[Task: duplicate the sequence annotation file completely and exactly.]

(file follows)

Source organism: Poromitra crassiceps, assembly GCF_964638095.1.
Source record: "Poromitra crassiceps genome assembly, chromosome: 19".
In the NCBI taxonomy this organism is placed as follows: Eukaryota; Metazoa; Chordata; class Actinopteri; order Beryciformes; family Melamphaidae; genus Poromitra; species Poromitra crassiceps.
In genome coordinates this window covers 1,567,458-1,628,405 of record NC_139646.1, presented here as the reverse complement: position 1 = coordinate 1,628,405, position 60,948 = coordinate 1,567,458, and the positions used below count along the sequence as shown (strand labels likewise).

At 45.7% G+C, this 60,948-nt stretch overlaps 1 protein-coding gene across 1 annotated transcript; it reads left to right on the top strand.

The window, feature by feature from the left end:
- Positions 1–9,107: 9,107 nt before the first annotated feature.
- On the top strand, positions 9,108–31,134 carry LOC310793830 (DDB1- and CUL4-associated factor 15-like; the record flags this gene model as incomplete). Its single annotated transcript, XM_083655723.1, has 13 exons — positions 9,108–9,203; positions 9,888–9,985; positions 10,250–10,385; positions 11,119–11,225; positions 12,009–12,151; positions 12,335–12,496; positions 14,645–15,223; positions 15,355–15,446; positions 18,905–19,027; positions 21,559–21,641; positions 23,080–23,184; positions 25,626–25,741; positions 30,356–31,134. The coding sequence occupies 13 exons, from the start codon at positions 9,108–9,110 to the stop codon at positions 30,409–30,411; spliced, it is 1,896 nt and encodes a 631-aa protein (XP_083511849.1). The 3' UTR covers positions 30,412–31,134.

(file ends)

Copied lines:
Source organism: Poromitra crassiceps, assembly GCF_964638095.1.
Source record: "Poromitra crassiceps genome assembly, chromosome: 19".
In the NCBI taxonomy this organism is placed as follows: Eukaryota; Metazoa; Chordata; class Actinopteri; order Beryciformes; family Melamphaidae; genus Poromitra; species Poromitra crassiceps.
In genome coordinates this window covers 1,567,458-1,628,405 of record NC_139646.1, presented here as the reverse complement: position 1 = coordinate 1,628,405, position 60,948 = coordinate 1,567,458, and the positions used below count along the sequence as shown (strand labels likewise).

At 45.7% G+C, this 60,948-nt stretch overlaps 1 protein-coding gene across 1 annotated transcript; it reads left to right on the top strand.

The window, feature by feature from the left end:
- Positions 1–9,107: 9,107 nt before the first annotated feature.
- On the top strand, positions 9,108–31,134 carry LOC310793830 (DDB1- and CUL4-associated factor 15-like; the record flags this gene model as incomplete). Its single annotated transcript, XM_083655723.1, has 13 exons — positions 9,108–9,203; positions 9,888–9,985; positions 10,250–10,385; positions 11,119–11,225; positions 12,009–12,151; positions 12,335–12,496; positions 14,645–15,223; positions 15,355–15,446; positions 18,905–19,027; positions 21,559–21,641; positions 23,080–23,184; positions 25,626–25,741; positions 30,356–31,134. The coding sequence occupies 13 exons, from the start codon at positions 9,108–9,110 to the stop codon at positions 30,409–30,411; spliced, it is 1,896 nt and encodes a 631-aa protein (XP_083511849.1). The 3' UTR covers positions 30,412–31,134.